D. The Flex-Enercon Relationship Post-Sale Flex placed the assets acquired from PVT, along with the PVT personnel it hired, into a new division called Flex Living. Flex planned to establish its own residential solar business and

viewed the assets and personnel acquired via the APA as “an important starter kit.” (Joint Ex. 19 (ECF No. 46-20), PageID # 2791.) At least seven SunEdison employees became employees of Flex under this arrangement, including Vikas Desai, Gokul Krishnan, Rajiv Radhakrishnan, Arthur LeBlanc, Veriah Poonnaiah, Charity Winsor, and Plaisted. Plaisted maintained the same title at Flex that he had at SunEdison: Vice President of Product Development. 10 Various employees who moved from SunEdison to Flex, including Plaisted, Krishnan, and Poonnaiah, were aware that Enercon had $2.1 million in raw materials on hand that could not be returned. 11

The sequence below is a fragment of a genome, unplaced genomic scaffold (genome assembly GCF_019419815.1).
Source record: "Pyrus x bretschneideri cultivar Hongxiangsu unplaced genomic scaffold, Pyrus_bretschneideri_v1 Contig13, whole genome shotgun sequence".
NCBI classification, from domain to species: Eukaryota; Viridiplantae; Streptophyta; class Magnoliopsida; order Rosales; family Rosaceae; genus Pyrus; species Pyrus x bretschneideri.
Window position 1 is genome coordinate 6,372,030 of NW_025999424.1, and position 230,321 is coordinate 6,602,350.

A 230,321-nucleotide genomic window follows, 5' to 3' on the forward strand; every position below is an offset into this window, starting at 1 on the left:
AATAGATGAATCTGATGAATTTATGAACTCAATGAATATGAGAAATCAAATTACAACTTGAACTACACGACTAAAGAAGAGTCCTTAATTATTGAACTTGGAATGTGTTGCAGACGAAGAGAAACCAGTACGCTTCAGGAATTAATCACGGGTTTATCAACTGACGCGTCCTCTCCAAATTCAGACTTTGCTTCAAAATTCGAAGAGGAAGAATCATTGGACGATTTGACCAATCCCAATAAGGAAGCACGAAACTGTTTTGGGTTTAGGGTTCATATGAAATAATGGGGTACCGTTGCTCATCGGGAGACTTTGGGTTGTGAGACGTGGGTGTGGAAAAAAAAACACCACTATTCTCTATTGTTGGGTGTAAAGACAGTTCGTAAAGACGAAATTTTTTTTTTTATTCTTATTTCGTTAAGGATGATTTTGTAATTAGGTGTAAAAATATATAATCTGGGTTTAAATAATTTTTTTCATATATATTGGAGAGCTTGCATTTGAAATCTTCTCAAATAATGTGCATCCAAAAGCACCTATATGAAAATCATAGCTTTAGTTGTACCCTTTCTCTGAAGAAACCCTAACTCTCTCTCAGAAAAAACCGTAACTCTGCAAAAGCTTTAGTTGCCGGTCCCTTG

They expected that these materials could be used by Flex to build controllers. However, while various individuals were aware of the Remaining Purchased Inventory, Flex did not become aware of this $2.1 million worth of components until after closing. (Joint Ex. 19, PageID # 2797.) Nonetheless, after the closing, Enercon began including the Remaining Purchased Inventory on quarterly reports provided to Flex. (See Joint Ex. 18 (ECF No. 46-19), PageID #s 2772–84 (email titled, “E&O Report 107- 07-14”). ) In post-Closing communications to Enercon, Flex employees indicated that “Flex is committed to utiliz[ing] all [of] the inventory in Enercon[’s] books.” (Joint E x. 20 (ECF No. 46-23), PageID # 3003.) Additionally, in December 2016, Flex put forward a proposal to use the bulk of the Remaining Purchased Inventory to build Energy Hub 2 units in exchange for some process changes and profit margin adjustments. (See Joint Ex. 20 (ECF No. 46-26), PageID #s 3076–88.) Almost a year later, in an October 27, 2017 communication to Flex, Marcotte indicated that the Flex inventory exposure totaled $2,277,544 and that “Enercon has been carrying the majority of th e inventory for two years now.” (Joint Ex.